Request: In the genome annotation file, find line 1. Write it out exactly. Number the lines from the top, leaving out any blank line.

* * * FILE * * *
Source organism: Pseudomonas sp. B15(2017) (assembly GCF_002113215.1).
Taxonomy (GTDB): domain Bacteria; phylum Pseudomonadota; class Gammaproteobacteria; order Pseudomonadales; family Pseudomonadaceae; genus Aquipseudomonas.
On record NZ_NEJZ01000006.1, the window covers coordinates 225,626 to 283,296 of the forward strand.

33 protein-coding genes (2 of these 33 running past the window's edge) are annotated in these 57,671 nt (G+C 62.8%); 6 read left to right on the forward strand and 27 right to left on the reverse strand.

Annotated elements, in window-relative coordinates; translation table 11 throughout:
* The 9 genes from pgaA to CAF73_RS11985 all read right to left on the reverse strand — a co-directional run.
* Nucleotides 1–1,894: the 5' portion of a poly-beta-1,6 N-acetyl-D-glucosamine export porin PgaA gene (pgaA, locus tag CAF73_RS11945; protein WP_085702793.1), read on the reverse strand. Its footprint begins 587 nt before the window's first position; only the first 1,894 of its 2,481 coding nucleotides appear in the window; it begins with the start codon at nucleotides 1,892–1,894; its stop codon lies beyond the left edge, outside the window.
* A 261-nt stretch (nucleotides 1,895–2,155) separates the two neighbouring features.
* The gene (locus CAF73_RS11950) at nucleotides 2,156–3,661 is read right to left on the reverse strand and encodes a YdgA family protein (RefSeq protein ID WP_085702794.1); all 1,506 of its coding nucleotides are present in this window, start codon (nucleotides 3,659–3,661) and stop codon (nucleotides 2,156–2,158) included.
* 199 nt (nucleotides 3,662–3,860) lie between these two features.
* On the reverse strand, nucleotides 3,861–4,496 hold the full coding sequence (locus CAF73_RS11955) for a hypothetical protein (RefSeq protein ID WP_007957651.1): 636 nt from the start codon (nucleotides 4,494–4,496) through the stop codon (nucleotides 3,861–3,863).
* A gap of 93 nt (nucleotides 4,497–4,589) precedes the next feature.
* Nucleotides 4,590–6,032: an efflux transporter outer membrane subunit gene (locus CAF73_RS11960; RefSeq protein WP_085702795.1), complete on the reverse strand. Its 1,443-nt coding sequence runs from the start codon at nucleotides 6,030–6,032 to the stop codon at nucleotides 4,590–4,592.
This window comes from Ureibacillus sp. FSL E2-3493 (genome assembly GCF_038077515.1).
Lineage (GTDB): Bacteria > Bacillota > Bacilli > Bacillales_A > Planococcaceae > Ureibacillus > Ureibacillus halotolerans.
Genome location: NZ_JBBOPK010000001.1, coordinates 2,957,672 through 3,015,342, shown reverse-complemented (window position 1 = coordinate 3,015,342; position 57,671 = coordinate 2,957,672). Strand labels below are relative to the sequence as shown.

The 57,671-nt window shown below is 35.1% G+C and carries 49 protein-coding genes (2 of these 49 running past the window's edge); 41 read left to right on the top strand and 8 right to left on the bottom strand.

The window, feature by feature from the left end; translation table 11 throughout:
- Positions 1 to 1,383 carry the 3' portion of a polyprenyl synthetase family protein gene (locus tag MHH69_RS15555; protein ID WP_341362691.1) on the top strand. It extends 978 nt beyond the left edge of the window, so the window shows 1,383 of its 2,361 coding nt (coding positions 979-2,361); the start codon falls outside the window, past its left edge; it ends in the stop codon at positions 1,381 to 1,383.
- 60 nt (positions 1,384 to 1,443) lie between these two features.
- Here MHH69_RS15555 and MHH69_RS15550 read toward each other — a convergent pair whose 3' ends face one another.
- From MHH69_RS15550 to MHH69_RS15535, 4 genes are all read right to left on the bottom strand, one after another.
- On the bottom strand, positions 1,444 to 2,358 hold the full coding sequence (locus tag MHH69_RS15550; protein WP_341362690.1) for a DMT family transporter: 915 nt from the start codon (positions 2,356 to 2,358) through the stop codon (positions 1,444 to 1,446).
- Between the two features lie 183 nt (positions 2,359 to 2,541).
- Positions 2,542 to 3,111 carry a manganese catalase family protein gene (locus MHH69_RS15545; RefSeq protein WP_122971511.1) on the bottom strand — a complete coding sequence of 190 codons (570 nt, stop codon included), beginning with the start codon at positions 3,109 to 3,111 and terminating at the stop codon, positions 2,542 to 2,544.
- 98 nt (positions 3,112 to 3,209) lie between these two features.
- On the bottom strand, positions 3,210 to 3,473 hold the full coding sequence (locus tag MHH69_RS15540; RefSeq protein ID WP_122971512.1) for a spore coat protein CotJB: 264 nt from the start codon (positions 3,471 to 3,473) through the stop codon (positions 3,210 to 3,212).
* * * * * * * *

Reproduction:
Source organism: Pseudomonas sp. B15(2017) (assembly GCF_002113215.1).